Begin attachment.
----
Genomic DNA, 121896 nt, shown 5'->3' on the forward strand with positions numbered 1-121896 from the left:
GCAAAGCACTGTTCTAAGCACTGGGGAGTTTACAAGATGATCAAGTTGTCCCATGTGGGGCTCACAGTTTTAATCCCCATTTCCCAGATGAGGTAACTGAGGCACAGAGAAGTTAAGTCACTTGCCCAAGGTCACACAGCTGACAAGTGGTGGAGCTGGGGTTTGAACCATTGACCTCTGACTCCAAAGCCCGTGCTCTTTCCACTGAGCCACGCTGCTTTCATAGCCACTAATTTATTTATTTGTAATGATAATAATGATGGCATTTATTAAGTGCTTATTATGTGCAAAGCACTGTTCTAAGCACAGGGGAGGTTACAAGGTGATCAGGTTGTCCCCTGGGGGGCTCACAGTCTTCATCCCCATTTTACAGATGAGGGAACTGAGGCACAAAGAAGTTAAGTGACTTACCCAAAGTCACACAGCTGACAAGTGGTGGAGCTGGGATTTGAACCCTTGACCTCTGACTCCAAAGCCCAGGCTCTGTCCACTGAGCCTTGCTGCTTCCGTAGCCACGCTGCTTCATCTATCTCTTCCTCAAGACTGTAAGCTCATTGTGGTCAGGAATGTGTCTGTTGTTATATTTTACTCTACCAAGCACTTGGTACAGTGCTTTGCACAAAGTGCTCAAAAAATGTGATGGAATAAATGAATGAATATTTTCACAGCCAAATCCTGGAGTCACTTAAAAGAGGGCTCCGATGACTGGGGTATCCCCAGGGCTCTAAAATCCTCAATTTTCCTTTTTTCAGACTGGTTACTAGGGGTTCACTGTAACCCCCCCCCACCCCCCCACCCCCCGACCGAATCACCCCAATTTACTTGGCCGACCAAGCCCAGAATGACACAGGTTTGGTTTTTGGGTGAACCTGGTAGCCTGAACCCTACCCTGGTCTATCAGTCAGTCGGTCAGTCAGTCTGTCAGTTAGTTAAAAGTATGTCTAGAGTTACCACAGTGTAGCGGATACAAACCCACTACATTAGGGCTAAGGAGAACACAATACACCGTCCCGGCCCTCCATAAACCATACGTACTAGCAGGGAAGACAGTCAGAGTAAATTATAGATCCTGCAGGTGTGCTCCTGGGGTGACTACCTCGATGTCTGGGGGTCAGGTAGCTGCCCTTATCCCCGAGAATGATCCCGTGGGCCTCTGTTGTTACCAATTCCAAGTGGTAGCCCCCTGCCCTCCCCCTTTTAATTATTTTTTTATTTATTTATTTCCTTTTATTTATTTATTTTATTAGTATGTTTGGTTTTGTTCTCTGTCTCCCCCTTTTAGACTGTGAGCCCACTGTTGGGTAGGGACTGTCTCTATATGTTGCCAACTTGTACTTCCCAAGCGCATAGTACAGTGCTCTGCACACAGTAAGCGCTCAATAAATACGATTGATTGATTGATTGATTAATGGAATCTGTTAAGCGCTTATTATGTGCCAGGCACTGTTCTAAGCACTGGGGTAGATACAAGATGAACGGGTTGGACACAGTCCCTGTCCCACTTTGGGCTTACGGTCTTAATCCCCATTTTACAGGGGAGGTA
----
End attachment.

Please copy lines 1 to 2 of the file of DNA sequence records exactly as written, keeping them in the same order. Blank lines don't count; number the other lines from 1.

Genomic DNA, 121896 nt, shown 5'->3' on the forward strand with positions numbered 1-121896 from the left:
GCAAAGCACTGTTCTAAGCACTGGGGAGTTTACAAGATGATCAAGTTGTCCCATGTGGGGCTCACAGTTTTAATCCCCATTTCCCAGATGAGGTAACTGAGGCACAGAGAAGTTAAGTCACTTGCCCAAGGTCACACAGCTGACAAGTGGTGGAGCTGGGGTTTGAACCATTGACCTCTGACTCCAAAGCCCGTGCTCTTTCCACTGAGCCACGCTGCTTTCATAGCCACTAATTTATTTATTTGTAATGATAATAATGATGGCATTTATTAAGTGCTTATTATGTGCAAAGCACTGTTCTAAGCACAGGGGAGGTTACAAGGTGATCAGGTTGTCCCCTGGGGGGCTCACAGTCTTCATCCCCATTTTACAGATGAGGGAACTGAGGCACAAAGAAGTTAAGTGACTTACCCAAAGTCACACAGCTGACAAGTGGTGGAGCTGGGATTTGAACCCTTGACCTCTGACTCCAAAGCCCAGGCTCTGTCCACTGAGCCTTGCTGCTTCCGTAGCCACGCTGCTTCATCTATCTCTTCCTCAAGACTGTAAGCTCATTGTGGTCAGGAATGTGTCTGTTGTTATATTTTACTCTACCAAGCACTTGGTACAGTGCTTTGCACAAAGTGCTCAAAAAATGTGATGGAATAAATGAATGAATATTTTCACAGCCAAATCCTGGAGTCACTTAAAAGAGGGCTCCGATGACTGGGGTATCCCCAGGGCTCTAAAATCCTCAATTTTCCTTTTTTCAGACTGGTTACTAGGGGTTCACTGTAACCCCCCCCCACCCCCCCACCCCCCGACCGAATCACCCCAATTTACTTGGCCGACCAAGCCCAGAATGACACAGGTTTGGTTTTTGGGTGAACCTGGTAGCCTGAACCCTACCCTGGTCTATCAGTCAGTCGGTCAGTCAGTCTGTCAGTTAGTTAAAAGTATGTCTAGAGTTACCACAGTGTAGCGGATACAAACCCACTACATTAGGGCTAAGGAGAACACAATACACCGTCCCGGCCCTCCATAAACCATACGTACTAGCAGGGAAGACAGTCAGAGTAAATTATAGATCCTGCAGGTGTGCTCCTGGGGTGACTACCTCGATGTCTGGGGGTCAGGTAGCTGCCCTTATCCCCGAGAATGATCCCGTGGGCCTCTGTTGTTACCAATTCCAAGTGGTAGCCCCCTGCCCTCCCCCTTTTAATTATTTTTTTATTTATTTATTTCCTTTTATTTATTTATTTTATTAGTATGTTTGGTTTTGTTCTCTGTCTCCCCCTTTTAGACTGTGAGCCCACTGTTGGGTAGGGACTGTCTCTATATGTTGCCAACTTGTACTTCCCAAGCGCATAGTACAGTGCTCTGCACACAGTAAGCGCTCAATAAATACGATTGATTGATTGATTGATTAATGGAATCTGTTAAGCGCTTATTATGTGCCAGGCACTGTTCTAAGCACTGGGGTAGATACAAGATGAACGGGTTGGACACAGTCCCTGTCCCACTTTGGGCTTACGGTCTTAATCCCCATTTTACAGGGGAGGTA